Still Feels Good

Studio Album by released in 2007
Still Feels Good's tracklist:
Take Me There
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Here
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Bob That Head
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Help Me Remember
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Still Feels Good
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Winner at a Losing Game
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No Reins
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Every Day
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Secret Smile
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Better Now
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She Goes All the Way
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How Strong Are You Now
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It's Not Supposed to Go Like That
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Still Feels Good review

Rascal Flatts: loved by everyone

This celebrited country-pop band that released last year the best-selling album Me And My Gang and got the Grammy for the Best Country Song, was formed in Nashville, Tennessee, in 2000. The trio includes the leading vocalist Gary LeVox and two multi-instrumentalists Jay DeMarcus and Joe Don Rooney. Actually, they were at first positioned as a teenage attraction - and teenages are really crazy about Rascal Flatts, in order to understand it one has to visit a trio's concert. But adults also proved to consider the band's hits extremely addictive. Besides, the band became the favourite not of the country waves exclusively, but they were cordially greeted on the mainstream radiostations. Their three studio albums had shamelessly good sales, while the fourth disc became one of the biggest hits of 2006. No wonder, Rascal Flatts are so much loved by the public: their high-qualitative country-pop with flawless harmonies and piercing lyrics in the play of cute guys can charm everyone.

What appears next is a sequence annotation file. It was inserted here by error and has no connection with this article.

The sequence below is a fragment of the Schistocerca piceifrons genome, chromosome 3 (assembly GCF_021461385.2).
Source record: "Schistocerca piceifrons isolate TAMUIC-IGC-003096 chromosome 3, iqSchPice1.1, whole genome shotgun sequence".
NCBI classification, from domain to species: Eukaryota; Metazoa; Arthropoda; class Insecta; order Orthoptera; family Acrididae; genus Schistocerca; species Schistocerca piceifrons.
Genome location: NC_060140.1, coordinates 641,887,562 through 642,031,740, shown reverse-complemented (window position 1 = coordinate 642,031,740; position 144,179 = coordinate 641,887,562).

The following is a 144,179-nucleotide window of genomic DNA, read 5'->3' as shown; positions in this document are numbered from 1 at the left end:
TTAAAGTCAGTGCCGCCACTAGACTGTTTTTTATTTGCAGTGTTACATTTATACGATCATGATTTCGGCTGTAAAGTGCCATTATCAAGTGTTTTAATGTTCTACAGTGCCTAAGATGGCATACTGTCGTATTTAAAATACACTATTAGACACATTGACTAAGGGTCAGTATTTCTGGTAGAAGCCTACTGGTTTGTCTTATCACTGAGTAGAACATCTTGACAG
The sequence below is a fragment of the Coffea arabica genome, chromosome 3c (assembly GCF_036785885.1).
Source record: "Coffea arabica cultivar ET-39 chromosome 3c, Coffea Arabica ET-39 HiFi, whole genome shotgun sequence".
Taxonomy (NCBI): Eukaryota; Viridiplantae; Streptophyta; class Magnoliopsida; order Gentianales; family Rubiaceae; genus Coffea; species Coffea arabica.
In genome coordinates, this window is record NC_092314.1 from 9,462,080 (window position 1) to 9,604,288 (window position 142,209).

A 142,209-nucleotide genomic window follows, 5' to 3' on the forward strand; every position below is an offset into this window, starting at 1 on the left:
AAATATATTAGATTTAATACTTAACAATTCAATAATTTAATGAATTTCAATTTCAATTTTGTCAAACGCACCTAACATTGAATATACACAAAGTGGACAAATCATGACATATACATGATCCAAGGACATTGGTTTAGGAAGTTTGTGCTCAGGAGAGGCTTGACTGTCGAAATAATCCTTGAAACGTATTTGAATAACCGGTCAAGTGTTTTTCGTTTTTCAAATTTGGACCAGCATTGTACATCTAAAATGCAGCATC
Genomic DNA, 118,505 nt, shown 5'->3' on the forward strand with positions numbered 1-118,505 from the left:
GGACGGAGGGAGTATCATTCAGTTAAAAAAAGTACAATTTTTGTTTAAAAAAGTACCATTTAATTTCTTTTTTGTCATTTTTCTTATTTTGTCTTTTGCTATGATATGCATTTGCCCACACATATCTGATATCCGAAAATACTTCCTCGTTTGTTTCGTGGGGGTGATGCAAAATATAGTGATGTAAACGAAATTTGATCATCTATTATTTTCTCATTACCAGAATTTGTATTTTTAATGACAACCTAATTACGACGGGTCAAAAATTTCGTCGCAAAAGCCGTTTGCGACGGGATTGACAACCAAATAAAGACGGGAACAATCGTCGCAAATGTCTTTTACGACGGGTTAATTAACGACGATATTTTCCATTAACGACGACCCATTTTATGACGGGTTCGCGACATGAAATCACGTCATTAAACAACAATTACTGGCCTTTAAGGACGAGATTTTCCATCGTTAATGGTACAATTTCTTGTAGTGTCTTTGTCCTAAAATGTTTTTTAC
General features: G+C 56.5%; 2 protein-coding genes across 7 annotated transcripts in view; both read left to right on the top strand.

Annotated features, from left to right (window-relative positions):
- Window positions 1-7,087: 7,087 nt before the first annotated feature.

Still Feels Good: perfect as usual

This album has the same conception of success as the previous work: the artists make a little harder accent on good adult pop rather then on country, chose only the best material and made experiments in order not to stay at one place. So is Bob That Head, a country song for sure, though it has a peculiar rock and rap mixture. In this track Gary LeVox tells about the joys of Friday night, when the working week is over and one can relax to the full roll. Winner At A Losing Game has a stylish flavour of '70s country rock, while Secret Smile is a sweet, but not sickly-sweet pulsating pop tune, so is without any doubt Take Me There. Rascal Flatts are famous for their ballads with remembable refrains, and Still Feels Good can boast of two such strong dramatic compositions at least - Make Me Remember and Better Now. The first mentioned ballad is a bitter remeniscence of better days in relations, and Better Now is a sorrowful retrospect of past mistakes.

Faithful to their style, open for new horizons

Still Feels Good is an album different in some aspects from the previous works of Rascal Flatts. First of all, the band does not have as many story songs on this edition as they had on the other discs. The only such narrative classical country work on the album is the socially oriented closer It's Not Supposed To Go Like That. Secondly, on Me And My Gang the musicians had only finished their way to the logically predictable country-pop with the bigger part of serious adult pop-music. Still Feels Good, fulfilled in the recenlty found personal style, shows that the guys know how to open new views in their music, but at the same time stay recognizable and faithful to themselves. This disc is indicating of Rascal Flatts members being very professional and serious of their work, they collaborated with talented producers and musicians, wrote a decent part of the material themselves. What is of huge importance, the artists realise the difference between common and perfect in music - and they chose only the perfect for Still Feels Good.